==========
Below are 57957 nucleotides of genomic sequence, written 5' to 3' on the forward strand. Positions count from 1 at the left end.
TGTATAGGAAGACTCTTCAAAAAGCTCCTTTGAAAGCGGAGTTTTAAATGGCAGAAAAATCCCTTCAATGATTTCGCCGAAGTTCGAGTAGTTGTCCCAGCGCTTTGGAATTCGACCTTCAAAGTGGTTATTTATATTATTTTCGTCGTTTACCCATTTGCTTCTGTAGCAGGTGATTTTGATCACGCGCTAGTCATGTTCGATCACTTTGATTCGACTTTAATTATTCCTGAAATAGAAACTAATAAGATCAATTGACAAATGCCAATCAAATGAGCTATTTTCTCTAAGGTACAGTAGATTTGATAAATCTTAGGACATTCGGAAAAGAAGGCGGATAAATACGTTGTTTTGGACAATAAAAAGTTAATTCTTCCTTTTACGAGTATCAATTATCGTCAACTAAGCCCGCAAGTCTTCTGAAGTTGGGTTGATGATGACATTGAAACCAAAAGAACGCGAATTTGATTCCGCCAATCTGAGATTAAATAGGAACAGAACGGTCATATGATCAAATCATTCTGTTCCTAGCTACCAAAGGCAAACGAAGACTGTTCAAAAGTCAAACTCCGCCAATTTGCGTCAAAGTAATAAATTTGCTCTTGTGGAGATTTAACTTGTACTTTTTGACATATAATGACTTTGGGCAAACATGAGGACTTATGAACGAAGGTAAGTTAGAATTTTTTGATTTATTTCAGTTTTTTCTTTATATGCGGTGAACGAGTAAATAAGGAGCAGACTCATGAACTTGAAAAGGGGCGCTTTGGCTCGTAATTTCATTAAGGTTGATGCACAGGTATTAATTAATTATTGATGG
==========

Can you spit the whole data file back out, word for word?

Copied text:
Below are 57957 nucleotides of genomic sequence, written 5' to 3' on the forward strand. Positions count from 1 at the left end.
TGTATAGGAAGACTCTTCAAAAAGCTCCTTTGAAAGCGGAGTTTTAAATGGCAGAAAAATCCCTTCAATGATTTCGCCGAAGTTCGAGTAGTTGTCCCAGCGCTTTGGAATTCGACCTTCAAAGTGGTTATTTATATTATTTTCGTCGTTTACCCATTTGCTTCTGTAGCAGGTGATTTTGATCACGCGCTAGTCATGTTCGATCACTTTGATTCGACTTTAATTATTCCTGAAATAGAAACTAATAAGATCAATTGACAAATGCCAATCAAATGAGCTATTTTCTCTAAGGTACAGTAGATTTGATAAATCTTAGGACATTCGGAAAAGAAGGCGGATAAATACGTTGTTTTGGACAATAAAAAGTTAATTCTTCCTTTTACGAGTATCAATTATCGTCAACTAAGCCCGCAAGTCTTCTGAAGTTGGGTTGATGATGACATTGAAACCAAAAGAACGCGAATTTGATTCCGCCAATCTGAGATTAAATAGGAACAGAACGGTCATATGATCAAATCATTCTGTTCCTAGCTACCAAAGGCAAACGAAGACTGTTCAAAAGTCAAACTCCGCCAATTTGCGTCAAAGTAATAAATTTGCTCTTGTGGAGATTTAACTTGTACTTTTTGACATATAATGACTTTGGGCAAACATGAGGACTTATGAACGAAGGTAAGTTAGAATTTTTTGATTTATTTCAGTTTTTTCTTTATATGCGGTGAACGAGTAAATAAGGAGCAGACTCATGAACTTGAAAAGGGGCGCTTTGGCTCGTAATTTCATTAAGGTTGATGCACAGGTATTAATTAATTATTGATGG